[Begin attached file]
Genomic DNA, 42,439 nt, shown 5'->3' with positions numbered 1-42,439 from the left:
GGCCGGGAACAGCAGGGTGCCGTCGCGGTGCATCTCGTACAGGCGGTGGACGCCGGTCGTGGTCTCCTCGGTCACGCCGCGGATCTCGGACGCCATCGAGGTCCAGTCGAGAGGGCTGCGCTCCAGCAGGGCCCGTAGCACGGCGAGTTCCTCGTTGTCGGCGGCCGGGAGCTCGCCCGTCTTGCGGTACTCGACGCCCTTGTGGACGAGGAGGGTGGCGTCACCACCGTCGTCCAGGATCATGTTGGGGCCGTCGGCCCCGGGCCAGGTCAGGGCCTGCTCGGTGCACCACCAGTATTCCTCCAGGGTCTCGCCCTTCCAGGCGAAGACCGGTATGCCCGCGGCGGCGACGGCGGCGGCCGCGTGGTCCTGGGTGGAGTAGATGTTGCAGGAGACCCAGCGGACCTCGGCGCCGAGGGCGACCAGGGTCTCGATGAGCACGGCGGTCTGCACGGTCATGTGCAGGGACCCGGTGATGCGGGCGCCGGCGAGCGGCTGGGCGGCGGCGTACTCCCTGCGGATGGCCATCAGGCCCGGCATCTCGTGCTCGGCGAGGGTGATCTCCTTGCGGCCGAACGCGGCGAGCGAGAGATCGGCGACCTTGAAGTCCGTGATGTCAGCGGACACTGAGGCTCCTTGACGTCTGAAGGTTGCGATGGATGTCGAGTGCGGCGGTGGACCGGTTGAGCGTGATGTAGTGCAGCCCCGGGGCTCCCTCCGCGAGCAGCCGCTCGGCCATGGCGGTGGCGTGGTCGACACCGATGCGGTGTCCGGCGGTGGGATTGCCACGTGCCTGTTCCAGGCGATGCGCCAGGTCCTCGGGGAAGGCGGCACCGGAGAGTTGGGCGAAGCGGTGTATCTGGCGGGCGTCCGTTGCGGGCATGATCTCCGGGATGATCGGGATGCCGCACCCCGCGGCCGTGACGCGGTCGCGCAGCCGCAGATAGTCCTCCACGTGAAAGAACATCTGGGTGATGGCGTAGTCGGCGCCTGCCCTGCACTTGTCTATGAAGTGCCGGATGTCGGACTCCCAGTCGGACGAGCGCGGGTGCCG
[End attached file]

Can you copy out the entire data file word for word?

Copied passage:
Genomic DNA, 42,439 nt, shown 5'->3' with positions numbered 1-42,439 from the left:
GGCCGGGAACAGCAGGGTGCCGTCGCGGTGCATCTCGTACAGGCGGTGGACGCCGGTCGTGGTCTCCTCGGTCACGCCGCGGATCTCGGACGCCATCGAGGTCCAGTCGAGAGGGCTGCGCTCCAGCAGGGCCCGTAGCACGGCGAGTTCCTCGTTGTCGGCGGCCGGGAGCTCGCCCGTCTTGCGGTACTCGACGCCCTTGTGGACGAGGAGGGTGGCGTCACCACCGTCGTCCAGGATCATGTTGGGGCCGTCGGCCCCGGGCCAGGTCAGGGCCTGCTCGGTGCACCACCAGTATTCCTCCAGGGTCTCGCCCTTCCAGGCGAAGACCGGTATGCCCGCGGCGGCGACGGCGGCGGCCGCGTGGTCCTGGGTGGAGTAGATGTTGCAGGAGACCCAGCGGACCTCGGCGCCGAGGGCGACCAGGGTCTCGATGAGCACGGCGGTCTGCACGGTCATGTGCAGGGACCCGGTGATGCGGGCGCCGGCGAGCGGCTGGGCGGCGGCGTACTCCCTGCGGATGGCCATCAGGCCCGGCATCTCGTGCTCGGCGAGGGTGATCTCCTTGCGGCCGAACGCGGCGAGCGAGAGATCGGCGACCTTGAAGTCCGTGATGTCAGCGGACACTGAGGCTCCTTGACGTCTGAAGGTTGCGATGGATGTCGAGTGCGGCGGTGGACCGGTTGAGCGTGATGTAGTGCAGCCCCGGGGCTCCCTCCGCGAGCAGCCGCTCGGCCATGGCGGTGGCGTGGTCGACACCGATGCGGTGTCCGGCGGTGGGATTGCCACGTGCCTGTTCCAGGCGATGCGCCAGGTCCTCGGGGAAGGCGGCACCGGAGAGTTGGGCGAAGCGGTGTATCTGGCGGGCGTCCGTTGCGGGCATGATCTCCGGGATGATCGGGATGCCGCACCCCGCGGCCGTGACGCGGTCGCGCAGCCGCAGATAGTCCTCCACGTGAAAGAACATCTGGGTGATGGCGTAGTCGGCGCCTGCCCTGCACTTGTCTATGAAGTGCCGGATGTCGGACTCCCAGTCGGACGAGCGCGGGTGCCG